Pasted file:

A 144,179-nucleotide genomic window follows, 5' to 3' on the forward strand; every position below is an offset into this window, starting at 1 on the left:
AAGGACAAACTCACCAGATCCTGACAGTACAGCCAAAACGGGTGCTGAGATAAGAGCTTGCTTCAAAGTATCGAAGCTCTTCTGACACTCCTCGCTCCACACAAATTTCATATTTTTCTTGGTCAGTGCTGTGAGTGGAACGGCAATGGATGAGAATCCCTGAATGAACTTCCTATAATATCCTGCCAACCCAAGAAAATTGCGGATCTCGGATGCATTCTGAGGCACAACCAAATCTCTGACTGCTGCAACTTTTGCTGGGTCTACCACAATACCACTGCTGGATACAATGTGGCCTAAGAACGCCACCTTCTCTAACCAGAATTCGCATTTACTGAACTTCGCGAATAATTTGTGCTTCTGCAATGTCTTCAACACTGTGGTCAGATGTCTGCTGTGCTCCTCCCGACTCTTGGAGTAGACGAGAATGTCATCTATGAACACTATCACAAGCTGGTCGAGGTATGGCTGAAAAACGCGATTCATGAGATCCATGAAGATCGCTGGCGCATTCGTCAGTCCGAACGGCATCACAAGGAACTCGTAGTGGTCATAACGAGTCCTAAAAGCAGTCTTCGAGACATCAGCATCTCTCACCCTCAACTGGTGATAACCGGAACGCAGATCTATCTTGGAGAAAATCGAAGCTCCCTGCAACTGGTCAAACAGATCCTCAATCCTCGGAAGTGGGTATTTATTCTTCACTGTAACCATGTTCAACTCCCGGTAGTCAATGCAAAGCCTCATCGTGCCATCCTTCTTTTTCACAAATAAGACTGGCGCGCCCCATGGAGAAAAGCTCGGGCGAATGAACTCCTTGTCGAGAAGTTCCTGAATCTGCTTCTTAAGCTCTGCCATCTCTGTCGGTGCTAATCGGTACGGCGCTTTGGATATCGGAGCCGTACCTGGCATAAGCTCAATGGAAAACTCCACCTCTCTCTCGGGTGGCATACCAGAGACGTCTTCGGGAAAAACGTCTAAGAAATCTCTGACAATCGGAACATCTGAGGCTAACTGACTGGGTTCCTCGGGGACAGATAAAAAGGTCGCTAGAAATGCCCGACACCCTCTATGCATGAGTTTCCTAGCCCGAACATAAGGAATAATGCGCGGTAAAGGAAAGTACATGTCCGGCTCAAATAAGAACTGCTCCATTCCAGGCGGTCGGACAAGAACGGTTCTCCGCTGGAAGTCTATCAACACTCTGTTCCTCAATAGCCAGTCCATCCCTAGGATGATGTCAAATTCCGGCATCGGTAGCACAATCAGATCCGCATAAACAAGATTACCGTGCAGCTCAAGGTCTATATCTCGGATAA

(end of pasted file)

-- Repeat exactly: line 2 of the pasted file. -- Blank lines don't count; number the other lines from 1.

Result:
AAGGACAAACTCACCAGATCCTGACAGTACAGCCAAAACGGGTGCTGAGATAAGAGCTTGCTTCAAAGTATCGAAGCTCTTCTGACACTCCTCGCTCCACACAAATTTCATATTTTTCTTGGTCAGTGCTGTGAGTGGAACGGCAATGGATGAGAATCCCTGAATGAACTTCCTATAATATCCTGCCAACCCAAGAAAATTGCGGATCTCGGATGCATTCTGAGGCACAACCAAATCTCTGACTGCTGCAACTTTTGCTGGGTCTACCACAATACCACTGCTGGATACAATGTGGCCTAAGAACGCCACCTTCTCTAACCAGAATTCGCATTTACTGAACTTCGCGAATAATTTGTGCTTCTGCAATGTCTTCAACACTGTGGTCAGATGTCTGCTGTGCTCCTCCCGACTCTTGGAGTAGACGAGAATGTCATCTATGAACACTATCACAAGCTGGTCGAGGTATGGCTGAAAAACGCGATTCATGAGATCCATGAAGATCGCTGGCGCATTCGTCAGTCCGAACGGCATCACAAGGAACTCGTAGTGGTCATAACGAGTCCTAAAAGCAGTCTTCGAGACATCAGCATCTCTCACCCTCAACTGGTGATAACCGGAACGCAGATCTATCTTGGAGAAAATCGAAGCTCCCTGCAACTGGTCAAACAGATCCTCAATCCTCGGAAGTGGGTATTTATTCTTCACTGTAACCATGTTCAACTCCCGGTAGTCAATGCAAAGCCTCATCGTGCCATCCTTCTTTTTCACAAATAAGACTGGCGCGCCCCATGGAGAAAAGCTCGGGCGAATGAACTCCTTGTCGAGAAGTTCCTGAATCTGCTTCTTAAGCTCTGCCATCTCTGTCGGTGCTAATCGGTACGGCGCTTTGGATATCGGAGCCGTACCTGGCATAAGCTCAATGGAAAACTCCACCTCTCTCTCGGGTGGCATACCAGAGACGTCTTCGGGAAAAACGTCTAAGAAATCTCTGACAATCGGAACATCTGAGGCTAACTGACTGGGTTCCTCGGGGACAGATAAAAAGGTCGCTAGAAATGCCCGACACCCTCTATGCATGAGTTTCCTAGCCCGAACATAAGGAATAATGCGCGGTAAAGGAAAGTACATGTCCGGCTCAAATAAGAACTGCTCCATTCCAGGCGGTCGGACAAGAACGGTTCTCCGCTGGAAGTCTATCAACACTCTGTTCCTCAATAGCCAGTCCATCCCTAGGATGATGTCAAATTCCGGCATCGGTAGCACAATCAGATCCGCATAAACAAGATTACCGTGCAGCTCAAGGTCTATATCTCGGATAA